The widower of a BBC presenter who died of complications from being vaccinated against the coronavirus says he has ‘no choice’ but to take legal action against pharmaceutical giant AstraZeneca.
Mother of one Lisa Shaw, 44, died of ‘vaccine-induced thrombocytopenia’ in May 2021, about a week after getting her first Covid shot. She worked for BBC Radio Newcastle.
Lawyers for her husband, Gareth Eve, reportedly sent pre-action protocol letters to AstraZeneca last year on behalf of nearly 75 people claiming their relatives died or were injured in connection with the vaccine.
Now, almost two years after Mrs Shaw’s death and the failed attempts to ‘work with the British Government, MPs and three Prime Ministers’, Mr Eve has BBC he has taken legal action in an attempt to get “some kind of recognition or acknowledgment” from the drug maker.
ARE YOU JOINING THE ACTION AGAINST ASTRAZENECA? Email firstname.lastname@example.org and email@example.com
Gareth Eve says he has ‘no alternative’ but to take legal action against AstraZeneca after his wife, BBC Radio Newcastle presenter Lisa Shaw, died of complications from being vaccinated against coronavirus
Ms Shaw died of ‘vaccine-induced thrombotic thrombocytopenia’ in May 2021, about a week after receiving her first Covid shot
The grieving widower is suing after allegedly spending two years trying to address vaccine-related deaths and illnesses with British leaders.
Mr Eve claims that no one had ‘reached out or contacted us at all’, forcing him to take legal action against the company.
“We are not idiots or conspiracy theorists, we are husbands and wives and relatives who have lost someone — that’s all,” he said.
The father of one said he just wants “some sort of acknowledgment or acknowledgment that these deaths happened.”
He believes “too many people” are grieving the dead or suffering from illnesses directly related to the Covid jab and claims they are being forced to treat their situation as “a dirty secret.”
Mr Eve said that despite the ‘many lives’ AstraZeneca’s vaccine has been charged with, the lawsuit is designed to draw attention to ‘what this vaccine has done to Lisa and other families’.
He also added that the complaint is not about money, noting that no amount of money will “bring back my son’s mother.”
Mr Eve is suing after allegedly spending two years trying to address vaccine-related deaths and illnesses with UK leaders
The plaintiffs have taken legal action against AstraZeneca under the Consumer Protection Act 1987.
It is clear they are seeking damages on the grounds that the Covid vaccine was a ‘defective product because it was not as safe as consumers in general could reasonably expect’.
The plaintiffs have also demanded payment under the government’s Vaccine Damage Payment Scheme.
The government says that if a person’severely disabled’ as a result of a vaccination against certain diseases, they could receive a one-off tax-free benefit of £120,000.
The Vaccine Compensation is not a compensation scheme. Applicants can still take legal action to claim compensation even if they receive compensation from the scheme, the government says.
The Oxford-AstraZeneca vaccine was first approved for use in the UK in December 2020 when the government ordered 100 million doses as part of its inoculation programme. The jab was rolled out alongside Pfizer’s Covid vaccine.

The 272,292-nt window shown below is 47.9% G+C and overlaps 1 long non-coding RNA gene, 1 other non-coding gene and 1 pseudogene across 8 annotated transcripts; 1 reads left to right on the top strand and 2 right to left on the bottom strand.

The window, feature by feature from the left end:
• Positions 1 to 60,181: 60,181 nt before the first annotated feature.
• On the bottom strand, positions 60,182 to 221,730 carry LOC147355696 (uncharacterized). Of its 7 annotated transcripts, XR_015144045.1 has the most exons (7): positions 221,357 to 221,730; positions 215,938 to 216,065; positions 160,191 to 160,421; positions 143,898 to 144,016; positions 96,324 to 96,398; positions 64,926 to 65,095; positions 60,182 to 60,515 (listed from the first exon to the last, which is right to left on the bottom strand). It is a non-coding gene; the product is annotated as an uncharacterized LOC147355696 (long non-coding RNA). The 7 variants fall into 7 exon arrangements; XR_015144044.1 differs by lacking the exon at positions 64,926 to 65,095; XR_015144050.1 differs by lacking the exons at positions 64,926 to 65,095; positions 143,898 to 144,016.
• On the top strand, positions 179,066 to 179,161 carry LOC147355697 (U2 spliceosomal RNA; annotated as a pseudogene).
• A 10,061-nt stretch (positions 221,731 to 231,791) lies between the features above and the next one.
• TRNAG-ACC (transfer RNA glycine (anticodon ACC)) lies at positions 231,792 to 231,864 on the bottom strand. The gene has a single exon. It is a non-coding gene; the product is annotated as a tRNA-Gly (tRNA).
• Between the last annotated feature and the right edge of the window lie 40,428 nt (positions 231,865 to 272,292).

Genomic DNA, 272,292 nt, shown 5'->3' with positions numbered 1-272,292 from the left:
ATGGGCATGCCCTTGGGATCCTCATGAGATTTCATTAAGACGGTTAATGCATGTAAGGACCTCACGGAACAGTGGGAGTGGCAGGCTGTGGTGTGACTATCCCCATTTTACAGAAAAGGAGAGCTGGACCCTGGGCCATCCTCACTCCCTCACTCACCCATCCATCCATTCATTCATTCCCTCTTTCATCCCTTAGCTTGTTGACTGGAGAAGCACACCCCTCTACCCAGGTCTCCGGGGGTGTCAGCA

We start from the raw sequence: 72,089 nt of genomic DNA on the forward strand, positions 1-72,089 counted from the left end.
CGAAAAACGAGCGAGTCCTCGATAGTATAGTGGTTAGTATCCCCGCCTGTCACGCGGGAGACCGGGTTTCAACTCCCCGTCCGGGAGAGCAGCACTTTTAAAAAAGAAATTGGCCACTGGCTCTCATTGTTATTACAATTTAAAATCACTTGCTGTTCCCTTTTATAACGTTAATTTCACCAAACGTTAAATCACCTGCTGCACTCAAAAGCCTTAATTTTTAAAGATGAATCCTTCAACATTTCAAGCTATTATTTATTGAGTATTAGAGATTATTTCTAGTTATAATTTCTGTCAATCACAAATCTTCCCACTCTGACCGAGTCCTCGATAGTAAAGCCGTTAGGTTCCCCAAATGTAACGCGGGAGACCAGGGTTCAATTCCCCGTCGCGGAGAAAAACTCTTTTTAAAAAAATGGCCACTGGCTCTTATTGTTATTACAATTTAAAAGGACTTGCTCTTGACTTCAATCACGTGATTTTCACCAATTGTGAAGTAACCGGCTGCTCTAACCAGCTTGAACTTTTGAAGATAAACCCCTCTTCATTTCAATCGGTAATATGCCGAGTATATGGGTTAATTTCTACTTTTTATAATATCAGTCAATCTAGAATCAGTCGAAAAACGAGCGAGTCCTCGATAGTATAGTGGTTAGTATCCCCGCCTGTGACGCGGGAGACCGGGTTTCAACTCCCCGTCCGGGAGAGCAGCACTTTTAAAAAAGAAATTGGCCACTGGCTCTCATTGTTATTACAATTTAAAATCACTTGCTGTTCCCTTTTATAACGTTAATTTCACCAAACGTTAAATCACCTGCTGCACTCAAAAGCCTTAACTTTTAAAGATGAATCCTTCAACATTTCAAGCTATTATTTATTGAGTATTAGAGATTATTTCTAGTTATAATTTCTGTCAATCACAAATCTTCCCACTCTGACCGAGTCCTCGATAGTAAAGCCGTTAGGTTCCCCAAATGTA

Ms Shaw died in May of a vaccine-related condition causing brain swelling and bleeding.
It is clear that the plaintiffs are seeking damages on the grounds that the Covid vaccine was a “defective product because it was not as safe as consumers in general could reasonably expect.” In the photo: Lisa Shaw
A spokesman for the Department of Health and Social Care told the BBC the vaccine was the “most effective prevention” against Covid, but admitted there have been “extremely rare circumstances” where a person has been “seriously disabled or deceased” due to the jab.
The spokesman noted that all vaccines used in the UK have “been through robust clinical trials” and meet the government’s regulatory body’s “strict standards of safety, effectiveness and quality”.
Similarly, an AstraZeneca spokesperson – who declined to comment on pending litigation – told the broadcaster that patient safety is the “top priority”.
The company also reiterated that the Medicines and Healthcare Products Regulatory Agency has “clear and strict standards in place to ensure the safe use of all medicines, including vaccines.”
The spokesperson added: “Our condolences go out to anyone who has reported health concerns.”
MailOnline has approached AstraZeneca and the Ministry of Health and Social Care for comment.
Risk of blood clots in AstraZeneca’s Covid vaccine
Safety concerns over AstraZeneca’s jab first emerged in January 2021 and led EU countries to massively shun the UK vaccine.
AstraZeneca’s jab is believed to cause blood clots in one in 100,000 people.
Johnson & Johnson’s single-dose injection — which works in a very similar way — has also been associated with the same complication.
However, regulators have not noticed a consistent trend between Pfizer’s mRNA vaccine and blood clots.
The jab – linked to a very rare form of heart inflammation – is based on breakthrough technology.
Several countries in Europe stopped using the Oxford-designed AstraZeneca jab in March 2021 after a series of blood clots, with younger people at slightly higher risk.
Regulators analyzed the data and found that the benefits far outweighed the risks for most.
When in doubt, UK health chiefs have opted not to routinely offer the jab to under-30s on April 7, 2021, who face an extremely rare risk of dying from Covid.
In a Spanish research study, Pfizer’s vaccine was found to be just as likely to cause blood clots as AstraZeneca’s.
Since the findings first emerged, there has been concern about the vaccine and its side effects, which experts fear has sparked hesitation among some groups in the UK and beyond.